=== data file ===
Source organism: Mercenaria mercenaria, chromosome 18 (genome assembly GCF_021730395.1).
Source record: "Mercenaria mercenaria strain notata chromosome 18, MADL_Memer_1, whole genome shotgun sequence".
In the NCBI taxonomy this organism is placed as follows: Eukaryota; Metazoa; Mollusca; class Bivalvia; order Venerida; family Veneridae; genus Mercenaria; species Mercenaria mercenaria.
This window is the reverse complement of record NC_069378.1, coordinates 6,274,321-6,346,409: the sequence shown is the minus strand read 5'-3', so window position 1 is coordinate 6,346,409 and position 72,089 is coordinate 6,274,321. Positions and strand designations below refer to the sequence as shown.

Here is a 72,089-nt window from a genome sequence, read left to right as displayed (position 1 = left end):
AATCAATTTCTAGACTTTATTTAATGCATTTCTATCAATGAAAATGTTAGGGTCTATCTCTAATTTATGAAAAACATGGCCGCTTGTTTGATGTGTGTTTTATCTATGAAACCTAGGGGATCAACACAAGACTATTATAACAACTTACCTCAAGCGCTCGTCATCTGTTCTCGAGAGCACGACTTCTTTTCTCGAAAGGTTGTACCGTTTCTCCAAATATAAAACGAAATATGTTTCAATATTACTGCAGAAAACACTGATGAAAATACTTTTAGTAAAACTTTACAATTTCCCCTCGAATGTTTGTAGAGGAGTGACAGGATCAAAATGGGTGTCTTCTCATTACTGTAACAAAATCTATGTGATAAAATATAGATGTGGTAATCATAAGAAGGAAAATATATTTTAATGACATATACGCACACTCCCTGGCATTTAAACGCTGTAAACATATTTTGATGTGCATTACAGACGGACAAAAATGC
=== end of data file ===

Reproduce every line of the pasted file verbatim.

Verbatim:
Source organism: Mercenaria mercenaria, chromosome 18 (genome assembly GCF_021730395.1).
Source record: "Mercenaria mercenaria strain notata chromosome 18, MADL_Memer_1, whole genome shotgun sequence".
In the NCBI taxonomy this organism is placed as follows: Eukaryota; Metazoa; Mollusca; class Bivalvia; order Venerida; family Veneridae; genus Mercenaria; species Mercenaria mercenaria.
This window is the reverse complement of record NC_069378.1, coordinates 6,274,321-6,346,409: the sequence shown is the minus strand read 5'-3', so window position 1 is coordinate 6,346,409 and position 72,089 is coordinate 6,274,321. Positions and strand designations below refer to the sequence as shown.

Here is a 72,089-nt window from a genome sequence, read left to right as displayed (position 1 = left end):
AATCAATTTCTAGACTTTATTTAATGCATTTCTATCAATGAAAATGTTAGGGTCTATCTCTAATTTATGAAAAACATGGCCGCTTGTTTGATGTGTGTTTTATCTATGAAACCTAGGGGATCAACACAAGACTATTATAACAACTTACCTCAAGCGCTCGTCATCTGTTCTCGAGAGCACGACTTCTTTTCTCGAAAGGTTGTACCGTTTCTCCAAATATAAAACGAAATATGTTTCAATATTACTGCAGAAAACACTGATGAAAATACTTTTAGTAAAACTTTACAATTTCCCCTCGAATGTTTGTAGAGGAGTGACAGGATCAAAATGGGTGTCTTCTCATTACTGTAACAAAATCTATGTGATAAAATATAGATGTGGTAATCATAAGAAGGAAAATATATTTTAATGACATATACGCACACTCCCTGGCATTTAAACGCTGTAAACATATTTTGATGTGCATTACAGACGGACAAAAATGC